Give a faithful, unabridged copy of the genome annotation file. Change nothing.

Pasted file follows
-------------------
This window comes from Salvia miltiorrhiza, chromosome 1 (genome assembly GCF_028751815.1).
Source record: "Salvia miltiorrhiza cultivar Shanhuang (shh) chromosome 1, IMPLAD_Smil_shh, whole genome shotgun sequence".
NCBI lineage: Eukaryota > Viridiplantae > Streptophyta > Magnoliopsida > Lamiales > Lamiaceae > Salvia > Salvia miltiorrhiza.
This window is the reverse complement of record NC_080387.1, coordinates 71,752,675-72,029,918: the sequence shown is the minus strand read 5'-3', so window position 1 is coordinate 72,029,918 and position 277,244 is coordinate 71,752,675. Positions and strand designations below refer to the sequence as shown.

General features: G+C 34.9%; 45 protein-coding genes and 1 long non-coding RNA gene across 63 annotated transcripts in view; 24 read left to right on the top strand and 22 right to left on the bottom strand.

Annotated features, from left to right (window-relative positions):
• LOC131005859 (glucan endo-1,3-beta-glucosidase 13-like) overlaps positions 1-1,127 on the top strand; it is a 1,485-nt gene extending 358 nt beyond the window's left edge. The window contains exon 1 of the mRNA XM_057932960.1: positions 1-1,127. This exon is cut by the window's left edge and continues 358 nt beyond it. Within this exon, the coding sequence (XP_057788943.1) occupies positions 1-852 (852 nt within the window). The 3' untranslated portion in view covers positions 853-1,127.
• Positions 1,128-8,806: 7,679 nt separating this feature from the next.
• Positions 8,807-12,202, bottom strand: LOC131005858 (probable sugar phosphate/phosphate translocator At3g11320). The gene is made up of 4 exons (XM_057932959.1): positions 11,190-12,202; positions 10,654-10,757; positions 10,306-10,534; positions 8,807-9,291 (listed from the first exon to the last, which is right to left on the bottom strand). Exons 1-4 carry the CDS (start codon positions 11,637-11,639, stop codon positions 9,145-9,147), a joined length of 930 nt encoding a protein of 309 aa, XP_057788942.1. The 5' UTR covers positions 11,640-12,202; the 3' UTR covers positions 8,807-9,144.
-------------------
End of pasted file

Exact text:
This window comes from Salvia miltiorrhiza, chromosome 1 (genome assembly GCF_028751815.1).
Source record: "Salvia miltiorrhiza cultivar Shanhuang (shh) chromosome 1, IMPLAD_Smil_shh, whole genome shotgun sequence".
NCBI lineage: Eukaryota > Viridiplantae > Streptophyta > Magnoliopsida > Lamiales > Lamiaceae > Salvia > Salvia miltiorrhiza.
This window is the reverse complement of record NC_080387.1, coordinates 71,752,675-72,029,918: the sequence shown is the minus strand read 5'-3', so window position 1 is coordinate 72,029,918 and position 277,244 is coordinate 71,752,675. Positions and strand designations below refer to the sequence as shown.

General features: G+C 34.9%; 45 protein-coding genes and 1 long non-coding RNA gene across 63 annotated transcripts in view; 24 read left to right on the top strand and 22 right to left on the bottom strand.

Annotated features, from left to right (window-relative positions):
• LOC131005859 (glucan endo-1,3-beta-glucosidase 13-like) overlaps positions 1-1,127 on the top strand; it is a 1,485-nt gene extending 358 nt beyond the window's left edge. The window contains exon 1 of the mRNA XM_057932960.1: positions 1-1,127. This exon is cut by the window's left edge and continues 358 nt beyond it. Within this exon, the coding sequence (XP_057788943.1) occupies positions 1-852 (852 nt within the window). The 3' untranslated portion in view covers positions 853-1,127.
• Positions 1,128-8,806: 7,679 nt separating this feature from the next.
• Positions 8,807-12,202, bottom strand: LOC131005858 (probable sugar phosphate/phosphate translocator At3g11320). The gene is made up of 4 exons (XM_057932959.1): positions 11,190-12,202; positions 10,654-10,757; positions 10,306-10,534; positions 8,807-9,291 (listed from the first exon to the last, which is right to left on the bottom strand). Exons 1-4 carry the CDS (start codon positions 11,637-11,639, stop codon positions 9,145-9,147), a joined length of 930 nt encoding a protein of 309 aa, XP_057788942.1. The 5' UTR covers positions 11,640-12,202; the 3' UTR covers positions 8,807-9,144.